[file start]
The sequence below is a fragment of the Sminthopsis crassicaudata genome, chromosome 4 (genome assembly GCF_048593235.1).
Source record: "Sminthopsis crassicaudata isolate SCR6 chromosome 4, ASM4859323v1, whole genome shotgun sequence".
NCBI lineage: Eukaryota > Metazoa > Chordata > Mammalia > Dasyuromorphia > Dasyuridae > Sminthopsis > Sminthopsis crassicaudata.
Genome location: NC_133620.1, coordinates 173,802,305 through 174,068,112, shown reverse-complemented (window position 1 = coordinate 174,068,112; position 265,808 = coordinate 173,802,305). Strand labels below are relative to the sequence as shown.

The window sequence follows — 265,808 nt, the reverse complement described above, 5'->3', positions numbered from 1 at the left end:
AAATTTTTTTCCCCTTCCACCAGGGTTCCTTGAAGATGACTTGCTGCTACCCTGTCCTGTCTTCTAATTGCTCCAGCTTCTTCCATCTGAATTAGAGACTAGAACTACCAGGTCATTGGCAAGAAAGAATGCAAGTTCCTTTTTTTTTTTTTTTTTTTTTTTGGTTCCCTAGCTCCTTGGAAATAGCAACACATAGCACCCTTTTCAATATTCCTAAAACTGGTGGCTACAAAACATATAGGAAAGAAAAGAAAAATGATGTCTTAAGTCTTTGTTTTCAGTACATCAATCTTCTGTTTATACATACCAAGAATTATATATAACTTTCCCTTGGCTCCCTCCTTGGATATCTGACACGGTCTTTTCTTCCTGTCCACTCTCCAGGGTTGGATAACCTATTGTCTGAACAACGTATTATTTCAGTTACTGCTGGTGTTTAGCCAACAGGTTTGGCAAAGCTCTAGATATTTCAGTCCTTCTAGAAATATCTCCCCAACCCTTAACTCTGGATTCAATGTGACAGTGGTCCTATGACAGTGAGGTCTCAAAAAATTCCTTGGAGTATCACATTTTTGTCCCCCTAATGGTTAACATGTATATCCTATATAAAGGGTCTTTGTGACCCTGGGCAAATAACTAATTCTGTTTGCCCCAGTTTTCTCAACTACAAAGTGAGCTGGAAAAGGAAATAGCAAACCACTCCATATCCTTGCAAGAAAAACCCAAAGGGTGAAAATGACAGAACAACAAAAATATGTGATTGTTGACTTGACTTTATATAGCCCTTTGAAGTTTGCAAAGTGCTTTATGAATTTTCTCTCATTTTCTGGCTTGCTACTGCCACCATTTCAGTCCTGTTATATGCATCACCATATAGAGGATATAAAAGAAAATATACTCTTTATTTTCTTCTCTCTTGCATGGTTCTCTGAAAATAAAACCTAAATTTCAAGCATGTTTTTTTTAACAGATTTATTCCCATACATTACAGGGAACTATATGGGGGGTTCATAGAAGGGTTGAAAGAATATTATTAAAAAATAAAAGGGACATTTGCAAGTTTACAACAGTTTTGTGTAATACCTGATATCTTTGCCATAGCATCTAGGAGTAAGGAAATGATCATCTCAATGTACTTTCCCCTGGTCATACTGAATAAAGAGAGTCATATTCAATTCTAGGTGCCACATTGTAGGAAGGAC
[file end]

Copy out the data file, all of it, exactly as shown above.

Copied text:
The sequence below is a fragment of the Sminthopsis crassicaudata genome, chromosome 4 (genome assembly GCF_048593235.1).
Source record: "Sminthopsis crassicaudata isolate SCR6 chromosome 4, ASM4859323v1, whole genome shotgun sequence".
NCBI lineage: Eukaryota > Metazoa > Chordata > Mammalia > Dasyuromorphia > Dasyuridae > Sminthopsis > Sminthopsis crassicaudata.
Genome location: NC_133620.1, coordinates 173,802,305 through 174,068,112, shown reverse-complemented (window position 1 = coordinate 174,068,112; position 265,808 = coordinate 173,802,305). Strand labels below are relative to the sequence as shown.

The window sequence follows — 265,808 nt, the reverse complement described above, 5'->3', positions numbered from 1 at the left end:
AAATTTTTTTCCCCTTCCACCAGGGTTCCTTGAAGATGACTTGCTGCTACCCTGTCCTGTCTTCTAATTGCTCCAGCTTCTTCCATCTGAATTAGAGACTAGAACTACCAGGTCATTGGCAAGAAAGAATGCAAGTTCCTTTTTTTTTTTTTTTTTTTTTTTGGTTCCCTAGCTCCTTGGAAATAGCAACACATAGCACCCTTTTCAATATTCCTAAAACTGGTGGCTACAAAACATATAGGAAAGAAAAGAAAAATGATGTCTTAAGTCTTTGTTTTCAGTACATCAATCTTCTGTTTATACATACCAAGAATTATATATAACTTTCCCTTGGCTCCCTCCTTGGATATCTGACACGGTCTTTTCTTCCTGTCCACTCTCCAGGGTTGGATAACCTATTGTCTGAACAACGTATTATTTCAGTTACTGCTGGTGTTTAGCCAACAGGTTTGGCAAAGCTCTAGATATTTCAGTCCTTCTAGAAATATCTCCCCAACCCTTAACTCTGGATTCAATGTGACAGTGGTCCTATGACAGTGAGGTCTCAAAAAATTCCTTGGAGTATCACATTTTTGTCCCCCTAATGGTTAACATGTATATCCTATATAAAGGGTCTTTGTGACCCTGGGCAAATAACTAATTCTGTTTGCCCCAGTTTTCTCAACTACAAAGTGAGCTGGAAAAGGAAATAGCAAACCACTCCATATCCTTGCAAGAAAAACCCAAAGGGTGAAAATGACAGAACAACAAAAATATGTGATTGTTGACTTGACTTTATATAGCCCTTTGAAGTTTGCAAAGTGCTTTATGAATTTTCTCTCATTTTCTGGCTTGCTACTGCCACCATTTCAGTCCTGTTATATGCATCACCATATAGAGGATATAAAAGAAAATATACTCTTTATTTTCTTCTCTCTTGCATGGTTCTCTGAAAATAAAACCTAAATTTCAAGCATGTTTTTTTTAACAGATTTATTCCCATACATTACAGGGAACTATATGGGGGGTTCATAGAAGGGTTGAAAGAATATTATTAAAAAATAAAAGGGACATTTGCAAGTTTACAACAGTTTTGTGTAATACCTGATATCTTTGCCATAGCATCTAGGAGTAAGGAAATGATCATCTCAATGTACTTTCCCCTGGTCATACTGAATAAAGAGAGTCATATTCAATTCTAGGTGCCACATTGTAGGAAGGAC